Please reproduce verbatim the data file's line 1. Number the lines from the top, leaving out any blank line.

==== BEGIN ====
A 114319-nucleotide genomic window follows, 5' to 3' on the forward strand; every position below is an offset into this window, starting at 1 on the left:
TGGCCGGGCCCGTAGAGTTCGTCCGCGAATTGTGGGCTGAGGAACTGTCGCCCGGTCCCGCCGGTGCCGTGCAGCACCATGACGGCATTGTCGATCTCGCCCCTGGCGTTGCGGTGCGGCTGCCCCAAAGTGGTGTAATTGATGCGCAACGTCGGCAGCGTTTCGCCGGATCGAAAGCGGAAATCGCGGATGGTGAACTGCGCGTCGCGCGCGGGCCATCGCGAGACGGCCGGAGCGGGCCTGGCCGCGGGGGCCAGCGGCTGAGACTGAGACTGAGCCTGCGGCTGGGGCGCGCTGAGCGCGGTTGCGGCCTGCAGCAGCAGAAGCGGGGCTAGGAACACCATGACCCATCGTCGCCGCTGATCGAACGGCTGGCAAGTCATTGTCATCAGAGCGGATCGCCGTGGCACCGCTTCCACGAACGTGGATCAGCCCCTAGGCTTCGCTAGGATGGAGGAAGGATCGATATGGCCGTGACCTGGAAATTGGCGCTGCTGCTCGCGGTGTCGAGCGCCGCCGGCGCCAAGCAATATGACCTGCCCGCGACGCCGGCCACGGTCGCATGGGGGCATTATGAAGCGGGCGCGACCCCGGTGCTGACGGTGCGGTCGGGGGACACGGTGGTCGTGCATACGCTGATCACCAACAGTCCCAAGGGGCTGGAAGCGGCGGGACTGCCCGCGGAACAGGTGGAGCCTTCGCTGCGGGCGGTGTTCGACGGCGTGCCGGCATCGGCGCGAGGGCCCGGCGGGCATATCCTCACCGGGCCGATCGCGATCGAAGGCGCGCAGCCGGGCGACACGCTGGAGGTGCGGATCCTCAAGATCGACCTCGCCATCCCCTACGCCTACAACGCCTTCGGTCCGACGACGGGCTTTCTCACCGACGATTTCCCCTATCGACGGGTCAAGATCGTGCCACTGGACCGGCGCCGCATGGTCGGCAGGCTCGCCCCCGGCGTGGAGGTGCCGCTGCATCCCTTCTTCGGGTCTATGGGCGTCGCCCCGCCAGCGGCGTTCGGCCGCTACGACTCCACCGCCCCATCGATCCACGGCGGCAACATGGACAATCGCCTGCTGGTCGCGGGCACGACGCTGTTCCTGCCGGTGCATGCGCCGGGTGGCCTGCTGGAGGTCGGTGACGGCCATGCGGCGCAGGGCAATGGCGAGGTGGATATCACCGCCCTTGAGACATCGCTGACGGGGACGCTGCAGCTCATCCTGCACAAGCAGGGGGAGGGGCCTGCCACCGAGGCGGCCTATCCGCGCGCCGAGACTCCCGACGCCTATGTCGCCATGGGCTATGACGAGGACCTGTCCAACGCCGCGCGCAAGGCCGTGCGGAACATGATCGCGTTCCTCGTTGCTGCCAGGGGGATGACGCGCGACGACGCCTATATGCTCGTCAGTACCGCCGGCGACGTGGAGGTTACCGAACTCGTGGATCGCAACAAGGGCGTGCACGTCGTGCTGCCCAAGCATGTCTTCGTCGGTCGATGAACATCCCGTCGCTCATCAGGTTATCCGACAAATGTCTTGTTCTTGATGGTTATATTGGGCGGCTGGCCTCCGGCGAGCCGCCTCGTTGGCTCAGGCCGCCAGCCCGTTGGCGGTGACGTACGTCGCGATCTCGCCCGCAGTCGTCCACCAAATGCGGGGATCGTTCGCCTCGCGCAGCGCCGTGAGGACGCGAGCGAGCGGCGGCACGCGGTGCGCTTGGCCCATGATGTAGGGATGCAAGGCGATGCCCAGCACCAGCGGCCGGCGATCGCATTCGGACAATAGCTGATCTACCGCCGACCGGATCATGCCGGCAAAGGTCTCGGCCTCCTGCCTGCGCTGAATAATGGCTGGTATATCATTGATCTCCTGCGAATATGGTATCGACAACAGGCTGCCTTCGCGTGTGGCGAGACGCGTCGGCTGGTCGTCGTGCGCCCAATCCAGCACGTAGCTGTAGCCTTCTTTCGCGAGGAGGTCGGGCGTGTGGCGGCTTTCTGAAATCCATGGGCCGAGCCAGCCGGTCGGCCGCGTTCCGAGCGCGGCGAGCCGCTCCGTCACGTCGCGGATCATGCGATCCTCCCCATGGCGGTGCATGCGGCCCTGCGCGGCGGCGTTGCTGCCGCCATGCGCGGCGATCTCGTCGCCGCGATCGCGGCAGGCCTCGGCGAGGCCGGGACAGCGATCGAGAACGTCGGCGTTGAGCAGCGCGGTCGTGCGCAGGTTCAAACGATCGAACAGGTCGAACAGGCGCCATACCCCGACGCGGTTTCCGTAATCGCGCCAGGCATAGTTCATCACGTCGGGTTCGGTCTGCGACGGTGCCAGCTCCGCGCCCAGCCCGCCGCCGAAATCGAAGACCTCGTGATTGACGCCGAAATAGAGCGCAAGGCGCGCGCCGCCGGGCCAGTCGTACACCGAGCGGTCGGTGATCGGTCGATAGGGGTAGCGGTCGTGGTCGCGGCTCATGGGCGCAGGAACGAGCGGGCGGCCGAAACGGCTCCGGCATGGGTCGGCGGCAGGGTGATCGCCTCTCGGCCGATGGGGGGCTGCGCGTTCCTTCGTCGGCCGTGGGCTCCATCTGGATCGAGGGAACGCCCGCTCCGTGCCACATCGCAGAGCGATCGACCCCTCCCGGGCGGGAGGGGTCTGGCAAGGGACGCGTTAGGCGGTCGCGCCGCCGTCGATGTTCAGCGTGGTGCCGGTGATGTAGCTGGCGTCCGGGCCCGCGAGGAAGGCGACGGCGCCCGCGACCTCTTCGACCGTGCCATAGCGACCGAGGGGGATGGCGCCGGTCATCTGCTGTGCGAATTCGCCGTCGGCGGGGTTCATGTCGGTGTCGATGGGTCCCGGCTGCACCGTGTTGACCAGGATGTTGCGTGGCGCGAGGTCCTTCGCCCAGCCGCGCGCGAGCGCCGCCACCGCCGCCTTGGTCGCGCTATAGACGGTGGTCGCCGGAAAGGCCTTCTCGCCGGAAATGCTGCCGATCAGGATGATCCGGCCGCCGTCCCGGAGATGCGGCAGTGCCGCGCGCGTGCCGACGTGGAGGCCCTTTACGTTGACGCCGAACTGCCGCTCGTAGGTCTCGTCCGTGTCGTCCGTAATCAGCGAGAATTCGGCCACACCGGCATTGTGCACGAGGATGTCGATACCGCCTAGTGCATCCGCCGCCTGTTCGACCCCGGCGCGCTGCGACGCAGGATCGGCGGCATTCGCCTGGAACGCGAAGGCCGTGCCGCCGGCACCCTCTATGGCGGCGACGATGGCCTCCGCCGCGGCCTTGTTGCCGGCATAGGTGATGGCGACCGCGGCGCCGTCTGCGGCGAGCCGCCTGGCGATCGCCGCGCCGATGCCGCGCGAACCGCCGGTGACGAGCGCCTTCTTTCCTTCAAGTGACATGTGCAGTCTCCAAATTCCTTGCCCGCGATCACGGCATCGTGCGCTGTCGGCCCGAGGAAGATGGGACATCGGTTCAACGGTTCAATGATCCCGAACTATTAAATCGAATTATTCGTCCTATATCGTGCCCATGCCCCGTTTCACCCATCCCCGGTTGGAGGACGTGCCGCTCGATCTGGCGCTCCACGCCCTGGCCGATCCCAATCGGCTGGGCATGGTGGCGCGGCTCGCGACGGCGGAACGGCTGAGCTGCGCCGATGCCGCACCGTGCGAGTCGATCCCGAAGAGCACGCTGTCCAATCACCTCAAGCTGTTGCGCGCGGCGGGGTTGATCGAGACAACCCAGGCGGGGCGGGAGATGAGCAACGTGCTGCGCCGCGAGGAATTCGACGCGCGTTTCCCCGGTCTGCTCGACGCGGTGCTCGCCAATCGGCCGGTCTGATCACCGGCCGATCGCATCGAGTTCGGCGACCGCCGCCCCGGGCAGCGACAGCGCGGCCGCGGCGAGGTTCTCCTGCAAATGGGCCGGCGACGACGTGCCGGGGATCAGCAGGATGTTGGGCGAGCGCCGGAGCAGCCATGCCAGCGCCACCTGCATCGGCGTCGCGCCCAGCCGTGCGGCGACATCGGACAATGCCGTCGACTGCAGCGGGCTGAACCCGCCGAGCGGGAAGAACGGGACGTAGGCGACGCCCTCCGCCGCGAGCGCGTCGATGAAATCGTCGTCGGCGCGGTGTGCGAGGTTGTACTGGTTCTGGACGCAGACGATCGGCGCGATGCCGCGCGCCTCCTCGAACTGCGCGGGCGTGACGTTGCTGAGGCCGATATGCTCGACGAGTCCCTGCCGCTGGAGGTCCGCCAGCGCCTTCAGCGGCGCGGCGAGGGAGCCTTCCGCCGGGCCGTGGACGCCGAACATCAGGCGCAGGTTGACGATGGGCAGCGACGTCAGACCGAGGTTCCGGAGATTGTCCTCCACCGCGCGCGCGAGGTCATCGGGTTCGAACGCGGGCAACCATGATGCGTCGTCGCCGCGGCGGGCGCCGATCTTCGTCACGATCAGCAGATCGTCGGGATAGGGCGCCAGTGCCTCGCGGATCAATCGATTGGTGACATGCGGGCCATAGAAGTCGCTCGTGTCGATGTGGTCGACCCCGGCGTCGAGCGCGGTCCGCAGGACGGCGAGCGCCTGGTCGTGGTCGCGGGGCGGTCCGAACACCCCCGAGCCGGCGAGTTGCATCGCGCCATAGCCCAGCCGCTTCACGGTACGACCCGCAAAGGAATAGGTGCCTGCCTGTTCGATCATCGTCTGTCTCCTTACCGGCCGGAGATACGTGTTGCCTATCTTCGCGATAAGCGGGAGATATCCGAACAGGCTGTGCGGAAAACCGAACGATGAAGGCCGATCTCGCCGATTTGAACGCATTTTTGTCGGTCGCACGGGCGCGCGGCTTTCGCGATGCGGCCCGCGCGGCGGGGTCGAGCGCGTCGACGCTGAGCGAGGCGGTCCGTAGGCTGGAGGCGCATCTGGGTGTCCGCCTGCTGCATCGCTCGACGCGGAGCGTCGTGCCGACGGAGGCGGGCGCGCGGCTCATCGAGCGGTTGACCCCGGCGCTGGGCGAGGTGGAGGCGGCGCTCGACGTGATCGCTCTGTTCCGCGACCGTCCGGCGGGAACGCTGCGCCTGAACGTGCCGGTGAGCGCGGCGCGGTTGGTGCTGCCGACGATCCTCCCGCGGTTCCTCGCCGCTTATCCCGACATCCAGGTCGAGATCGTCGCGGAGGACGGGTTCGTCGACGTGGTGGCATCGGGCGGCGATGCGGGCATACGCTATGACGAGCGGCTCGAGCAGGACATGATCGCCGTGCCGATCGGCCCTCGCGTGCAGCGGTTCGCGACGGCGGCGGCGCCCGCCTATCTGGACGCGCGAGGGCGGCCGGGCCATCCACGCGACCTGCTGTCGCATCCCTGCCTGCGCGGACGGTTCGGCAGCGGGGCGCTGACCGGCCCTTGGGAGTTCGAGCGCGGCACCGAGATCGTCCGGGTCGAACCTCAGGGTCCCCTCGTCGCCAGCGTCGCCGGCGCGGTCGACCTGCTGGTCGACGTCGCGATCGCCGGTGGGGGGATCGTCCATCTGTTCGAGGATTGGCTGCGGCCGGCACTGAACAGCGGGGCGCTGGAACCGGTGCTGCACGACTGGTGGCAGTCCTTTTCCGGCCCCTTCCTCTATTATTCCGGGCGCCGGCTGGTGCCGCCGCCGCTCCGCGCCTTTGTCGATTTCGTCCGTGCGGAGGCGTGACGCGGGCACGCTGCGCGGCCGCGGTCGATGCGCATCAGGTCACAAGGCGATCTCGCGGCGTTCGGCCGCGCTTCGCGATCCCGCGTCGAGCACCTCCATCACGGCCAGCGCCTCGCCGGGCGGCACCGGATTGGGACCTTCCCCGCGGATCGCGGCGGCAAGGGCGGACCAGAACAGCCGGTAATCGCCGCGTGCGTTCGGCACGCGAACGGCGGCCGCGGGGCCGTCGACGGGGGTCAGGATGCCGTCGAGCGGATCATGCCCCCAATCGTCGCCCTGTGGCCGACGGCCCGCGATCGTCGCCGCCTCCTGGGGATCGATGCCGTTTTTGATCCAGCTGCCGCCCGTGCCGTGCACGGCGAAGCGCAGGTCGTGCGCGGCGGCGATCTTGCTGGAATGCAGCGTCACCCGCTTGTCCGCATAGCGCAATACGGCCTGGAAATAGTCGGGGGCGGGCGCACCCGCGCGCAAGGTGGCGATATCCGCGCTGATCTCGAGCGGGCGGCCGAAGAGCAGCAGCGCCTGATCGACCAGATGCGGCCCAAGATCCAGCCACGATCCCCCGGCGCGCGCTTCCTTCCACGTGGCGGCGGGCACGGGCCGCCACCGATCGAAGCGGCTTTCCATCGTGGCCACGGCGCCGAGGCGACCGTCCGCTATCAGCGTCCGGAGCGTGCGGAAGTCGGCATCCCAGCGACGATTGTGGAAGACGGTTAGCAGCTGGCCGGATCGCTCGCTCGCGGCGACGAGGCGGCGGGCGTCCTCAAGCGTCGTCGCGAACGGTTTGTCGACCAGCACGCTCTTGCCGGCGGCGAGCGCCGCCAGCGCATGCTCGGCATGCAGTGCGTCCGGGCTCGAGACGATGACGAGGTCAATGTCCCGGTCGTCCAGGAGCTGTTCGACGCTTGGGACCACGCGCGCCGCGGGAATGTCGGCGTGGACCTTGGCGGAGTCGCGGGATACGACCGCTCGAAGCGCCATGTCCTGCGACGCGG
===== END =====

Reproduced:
A 114319-nucleotide genomic window follows, 5' to 3' on the forward strand; every position below is an offset into this window, starting at 1 on the left: